IN A MOVE taken straight out of Wally Walker’s playbook, the Seattle Seahawks have signed their own Big Apple marquee player to lend much-needed leadership and maturity to their ailing franchise. At a press conference held yesterday, Seahawk Coach/GM/VP/Hot-Dog-Eating-Contest Winner Mike Holmgren made the surprise announcement with a very pleased Joe Namath at his side.
“Last month’s Patrick Ewing trade gave me the idea,” Holmgren explained. “I realized that more than one team in town could use a legendary New York all-star. Our new starting quarterback will give our offense tremendous experience and confidence.”
The deal came at a price. The 57-year-old Hall-of-Famer will receive $50 million over his 10-year, no-cut guaranteed contract. For the trade, the Hawks also exchanged their first, second, third, and fourth round draft selections through 2010.
“He’s worth every penny,” Holmgren exulted. “We’re thinking long-term.” Namath himself seemed thrilled about the opportunity: “It’s better than putting on panty hose for a living, and the people from Viagra weren’t calling. And, frankly, the film work has kind of dried up since C.C. and Company.”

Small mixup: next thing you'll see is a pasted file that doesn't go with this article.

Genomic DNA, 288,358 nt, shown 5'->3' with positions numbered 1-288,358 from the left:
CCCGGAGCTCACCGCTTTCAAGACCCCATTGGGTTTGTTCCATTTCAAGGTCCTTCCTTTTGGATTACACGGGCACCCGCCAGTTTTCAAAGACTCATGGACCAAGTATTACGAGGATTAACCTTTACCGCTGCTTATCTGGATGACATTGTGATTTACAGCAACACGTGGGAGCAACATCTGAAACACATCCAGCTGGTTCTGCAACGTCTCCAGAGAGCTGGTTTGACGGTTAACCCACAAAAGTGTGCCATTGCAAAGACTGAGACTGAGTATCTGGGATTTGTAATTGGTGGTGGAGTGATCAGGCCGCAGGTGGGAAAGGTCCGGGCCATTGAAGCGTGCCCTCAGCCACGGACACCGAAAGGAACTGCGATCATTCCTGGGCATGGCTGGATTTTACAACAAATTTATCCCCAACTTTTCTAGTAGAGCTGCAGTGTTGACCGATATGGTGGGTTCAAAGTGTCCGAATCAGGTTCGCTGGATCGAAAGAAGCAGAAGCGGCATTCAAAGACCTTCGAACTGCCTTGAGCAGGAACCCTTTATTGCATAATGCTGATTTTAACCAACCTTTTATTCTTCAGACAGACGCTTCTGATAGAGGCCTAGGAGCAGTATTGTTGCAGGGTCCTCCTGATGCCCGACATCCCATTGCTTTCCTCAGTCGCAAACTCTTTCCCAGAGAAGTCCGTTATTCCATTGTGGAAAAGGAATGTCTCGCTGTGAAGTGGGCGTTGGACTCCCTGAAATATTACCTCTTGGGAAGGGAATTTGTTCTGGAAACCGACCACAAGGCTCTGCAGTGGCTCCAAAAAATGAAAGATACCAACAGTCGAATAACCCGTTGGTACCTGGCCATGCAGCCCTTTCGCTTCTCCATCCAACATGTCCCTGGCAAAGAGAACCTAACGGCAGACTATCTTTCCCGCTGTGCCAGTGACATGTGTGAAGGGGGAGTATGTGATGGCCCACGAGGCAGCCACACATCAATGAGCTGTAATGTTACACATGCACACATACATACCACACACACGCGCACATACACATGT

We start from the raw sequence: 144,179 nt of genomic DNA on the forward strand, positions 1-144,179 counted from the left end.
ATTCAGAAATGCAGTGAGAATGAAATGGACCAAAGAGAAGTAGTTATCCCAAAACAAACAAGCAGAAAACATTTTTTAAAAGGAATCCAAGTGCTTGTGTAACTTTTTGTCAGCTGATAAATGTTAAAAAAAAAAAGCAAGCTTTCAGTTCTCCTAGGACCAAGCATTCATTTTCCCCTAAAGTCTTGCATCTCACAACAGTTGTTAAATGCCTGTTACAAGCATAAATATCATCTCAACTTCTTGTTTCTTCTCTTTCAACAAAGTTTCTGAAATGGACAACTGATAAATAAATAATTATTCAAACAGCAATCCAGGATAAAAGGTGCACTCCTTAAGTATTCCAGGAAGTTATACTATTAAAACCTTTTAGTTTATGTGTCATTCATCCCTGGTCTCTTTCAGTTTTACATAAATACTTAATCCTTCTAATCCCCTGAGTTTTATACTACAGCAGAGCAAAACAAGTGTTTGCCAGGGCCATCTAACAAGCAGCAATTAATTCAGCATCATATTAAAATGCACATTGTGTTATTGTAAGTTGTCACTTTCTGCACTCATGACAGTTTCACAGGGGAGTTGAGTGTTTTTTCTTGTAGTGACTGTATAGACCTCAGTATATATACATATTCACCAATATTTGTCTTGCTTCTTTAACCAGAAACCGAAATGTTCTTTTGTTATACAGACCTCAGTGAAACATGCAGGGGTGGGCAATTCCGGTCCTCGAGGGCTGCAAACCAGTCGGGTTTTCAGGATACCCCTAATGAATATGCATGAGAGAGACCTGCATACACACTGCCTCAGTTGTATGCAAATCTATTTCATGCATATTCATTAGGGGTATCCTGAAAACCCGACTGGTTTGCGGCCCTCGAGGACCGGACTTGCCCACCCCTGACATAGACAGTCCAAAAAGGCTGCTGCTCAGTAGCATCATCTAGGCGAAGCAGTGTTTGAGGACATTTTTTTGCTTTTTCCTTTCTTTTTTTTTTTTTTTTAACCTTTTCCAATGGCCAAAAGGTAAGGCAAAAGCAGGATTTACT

Asked whether his new QB’s age was a concern, Holmgren scoffed. “Are you kidding? He’s in much better shape than Franco Harris was back in ’84. Look at Joe’s lifetime yardage and completion average. Check out the films of him scrambling from the pocket. Why he even outran Kitna in the forty this morning!”
The injury parallels with former Knick Patrick Ewing are unfounded, the coach added. After Namath’s seven knee operations, 16 concussions, and double hip-replacement surgery, said Holmgren, “He’s completely recovered and fitter than ever!”
As part of a generous compensation package, Seahawks owner Paul Allen threw in a swank Capitol Hill bachelor pad. “This way we’ll still be able to call him Broadway Joe,” said the multibillionaire, “and I’m hoping he’ll be able to introduce me to some groupies.”
Though the AFL’s 1965 Rookie of the Year hasn’t picked up a football in three decades, he’s still the brazen gunslinger of old. “When I said before Super Bowl III that we’d beat the Colts, my knees were shot, we were three touchdown underdogs against the champs, and nobody gave us a chance. Now I’ll say it again: I guarantee we’ll beat the Baltimore Colts, anywhere, any time. Bring ’em on.”
Informed that the Colts had moved to Indianapolis during his long hiatus from the league, Namath simply flashed his cocksure smile and asked for a latte, a blonde, and some Tylenol.